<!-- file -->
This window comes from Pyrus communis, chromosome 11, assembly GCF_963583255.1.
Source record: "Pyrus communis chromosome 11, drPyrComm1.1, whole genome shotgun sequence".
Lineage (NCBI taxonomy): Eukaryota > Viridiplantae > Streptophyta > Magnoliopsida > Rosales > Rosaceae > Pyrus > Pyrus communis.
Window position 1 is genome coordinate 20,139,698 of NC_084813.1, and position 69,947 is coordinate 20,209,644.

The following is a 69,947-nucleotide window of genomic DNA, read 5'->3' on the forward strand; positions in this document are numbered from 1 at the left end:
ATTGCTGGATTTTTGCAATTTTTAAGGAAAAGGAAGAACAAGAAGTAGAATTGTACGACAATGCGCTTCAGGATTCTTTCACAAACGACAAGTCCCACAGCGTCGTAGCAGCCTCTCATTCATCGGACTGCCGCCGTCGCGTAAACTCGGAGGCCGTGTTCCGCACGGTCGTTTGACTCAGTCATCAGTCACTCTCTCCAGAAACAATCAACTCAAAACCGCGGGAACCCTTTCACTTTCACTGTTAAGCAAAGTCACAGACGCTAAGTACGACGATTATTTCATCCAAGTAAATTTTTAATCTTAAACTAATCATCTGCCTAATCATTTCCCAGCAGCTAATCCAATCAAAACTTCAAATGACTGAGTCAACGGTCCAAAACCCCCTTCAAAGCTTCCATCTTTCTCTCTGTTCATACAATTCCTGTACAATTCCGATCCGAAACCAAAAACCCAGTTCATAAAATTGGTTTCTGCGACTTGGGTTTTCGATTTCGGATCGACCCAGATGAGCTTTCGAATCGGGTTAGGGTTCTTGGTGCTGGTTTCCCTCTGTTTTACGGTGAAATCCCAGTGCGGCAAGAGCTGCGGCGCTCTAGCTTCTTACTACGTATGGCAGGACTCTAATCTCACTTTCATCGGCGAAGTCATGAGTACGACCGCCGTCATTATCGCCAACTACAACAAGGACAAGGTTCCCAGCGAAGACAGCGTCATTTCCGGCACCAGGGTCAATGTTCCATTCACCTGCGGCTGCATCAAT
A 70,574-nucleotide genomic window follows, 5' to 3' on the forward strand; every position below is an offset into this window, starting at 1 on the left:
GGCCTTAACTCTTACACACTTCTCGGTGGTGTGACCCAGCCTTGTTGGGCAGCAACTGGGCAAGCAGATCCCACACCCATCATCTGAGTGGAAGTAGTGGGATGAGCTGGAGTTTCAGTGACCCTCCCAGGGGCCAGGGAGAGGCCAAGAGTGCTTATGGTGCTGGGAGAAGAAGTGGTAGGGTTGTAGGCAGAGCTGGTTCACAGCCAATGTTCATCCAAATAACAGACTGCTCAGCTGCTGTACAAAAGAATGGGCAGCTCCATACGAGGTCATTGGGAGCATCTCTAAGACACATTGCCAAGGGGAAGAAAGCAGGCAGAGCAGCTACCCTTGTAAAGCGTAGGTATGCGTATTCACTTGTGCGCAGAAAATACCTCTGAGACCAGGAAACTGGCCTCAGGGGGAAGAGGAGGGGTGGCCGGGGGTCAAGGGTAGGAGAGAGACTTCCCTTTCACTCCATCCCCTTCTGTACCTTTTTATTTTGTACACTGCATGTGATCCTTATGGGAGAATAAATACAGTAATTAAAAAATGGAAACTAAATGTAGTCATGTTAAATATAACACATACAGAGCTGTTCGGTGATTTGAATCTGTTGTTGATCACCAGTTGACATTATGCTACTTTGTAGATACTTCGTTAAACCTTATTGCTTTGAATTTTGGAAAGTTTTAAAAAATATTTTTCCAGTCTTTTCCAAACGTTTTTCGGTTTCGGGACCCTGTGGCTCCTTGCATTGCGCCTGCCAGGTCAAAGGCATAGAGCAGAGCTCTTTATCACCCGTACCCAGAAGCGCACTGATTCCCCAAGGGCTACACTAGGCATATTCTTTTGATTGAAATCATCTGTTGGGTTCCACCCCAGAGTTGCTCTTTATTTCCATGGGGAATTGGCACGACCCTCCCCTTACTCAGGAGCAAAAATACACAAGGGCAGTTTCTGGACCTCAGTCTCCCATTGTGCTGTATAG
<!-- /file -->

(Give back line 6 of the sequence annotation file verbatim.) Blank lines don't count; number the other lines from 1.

ATTGCTGGATTTTTGCAATTTTTAAGGAAAAGGAAGAACAAGAAGTAGAATTGTACGACAATGCGCTTCAGGATTCTTTCACAAACGACAAGTCCCACAGCGTCGTAGCAGCCTCTCATTCATCGGACTGCCGCCGTCGCGTAAACTCGGAGGCCGTGTTCCGCACGGTCGTTTGACTCAGTCATCAGTCACTCTCTCCAGAAACAATCAACTCAAAACCGCGGGAACCCTTTCACTTTCACTGTTAAGCAAAGTCACAGACGCTAAGTACGACGATTATTTCATCCAAGTAAATTTTTAATCTTAAACTAATCATCTGCCTAATCATTTCCCAGCAGCTAATCCAATCAAAACTTCAAATGACTGAGTCAACGGTCCAAAACCCCCTTCAAAGCTTCCATCTTTCTCTCTGTTCATACAATTCCTGTACAATTCCGATCCGAAACCAAAAACCCAGTTCATAAAATTGGTTTCTGCGACTTGGGTTTTCGATTTCGGATCGACCCAGATGAGCTTTCGAATCGGGTTAGGGTTCTTGGTGCTGGTTTCCCTCTGTTTTACGGTGAAATCCCAGTGCGGCAAGAGCTGCGGCGCTCTAGCTTCTTACTACGTATGGCAGGACTCTAATCTCACTTTCATCGGCGAAGTCATGAGTACGACCGCCGTCATTATCGCCAACTACAACAAGGACAAGGTTCCCAGCGAAGACAGCGTCATTTCCGGCACCAGGGTCAATGTTCCATTCACCTGCGGCTGCATCAAT